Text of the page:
EUROPEAN banks are turning to buying back their own debt in order to raise some of the billions in extra capital required by regulators.
At least six major banks have launched debt buybacks in the last two weeks and investment bankers say more are likely.
Barclays announced the repurchase of £2.5bn of its own debt on Monday, following similar moves by Lloyds, Commerzbank, Santander, BNP Paribas and Société Générale.
Most of the continental banks have all completed their buybacks, while the UK lenders are currently in the market for their own bonds.
In Lloyds’ case, it will exchange bonds previously issued for new instruments that are compatible with new regulations.
The move allows lenders to book profits and reduce the stock of non Basel III capital on their books without issuing new equity or offloading assets.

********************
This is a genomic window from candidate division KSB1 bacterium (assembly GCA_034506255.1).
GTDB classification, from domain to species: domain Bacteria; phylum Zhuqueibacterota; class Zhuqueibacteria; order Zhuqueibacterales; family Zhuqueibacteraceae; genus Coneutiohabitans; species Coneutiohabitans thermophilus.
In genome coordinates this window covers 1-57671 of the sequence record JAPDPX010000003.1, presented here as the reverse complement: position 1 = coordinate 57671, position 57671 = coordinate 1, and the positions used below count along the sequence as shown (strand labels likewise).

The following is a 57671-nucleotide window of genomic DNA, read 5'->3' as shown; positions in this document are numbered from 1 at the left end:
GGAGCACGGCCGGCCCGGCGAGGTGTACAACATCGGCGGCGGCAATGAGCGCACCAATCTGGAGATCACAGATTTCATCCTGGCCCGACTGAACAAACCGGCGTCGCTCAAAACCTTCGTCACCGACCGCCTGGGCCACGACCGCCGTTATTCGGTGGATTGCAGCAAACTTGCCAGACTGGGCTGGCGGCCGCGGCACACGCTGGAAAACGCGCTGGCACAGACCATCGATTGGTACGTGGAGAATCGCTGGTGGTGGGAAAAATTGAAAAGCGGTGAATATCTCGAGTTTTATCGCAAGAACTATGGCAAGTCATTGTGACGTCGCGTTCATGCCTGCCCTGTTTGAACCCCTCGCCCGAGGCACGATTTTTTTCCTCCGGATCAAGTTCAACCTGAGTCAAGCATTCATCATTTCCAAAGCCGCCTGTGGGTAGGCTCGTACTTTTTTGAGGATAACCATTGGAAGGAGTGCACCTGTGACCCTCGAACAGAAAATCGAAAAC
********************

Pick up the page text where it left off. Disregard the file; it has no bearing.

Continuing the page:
Huw Richards, managing director in debt capital markets at JP Morgan, says that the deals are a major part of capital-raising strategies or “liability management”.
“Liability management will be a key means by which European banks will generate significant core capital while simultaneously managing debt redemption profiles,” he said.
The capital raised in this way is likely to be in the hundreds of millions. It boosts earnings by realising “own credit” gains that are otherwise purely theoretical.
The market price of banks’ debt has fallen dramatically in recent weeks, which enables banks to buy back their debt for an amount above the market price but below the cash they raised by selling the instruments, booking a profit.
However, they could end up having to issue new, more costly debt.
The European Banking Authority has demanded that EU banks raise €106bn in new capital so as to have a core tier one ratio of nine per cent even after sovereign bond write-downs. It will announce the results of its stress tests this evening.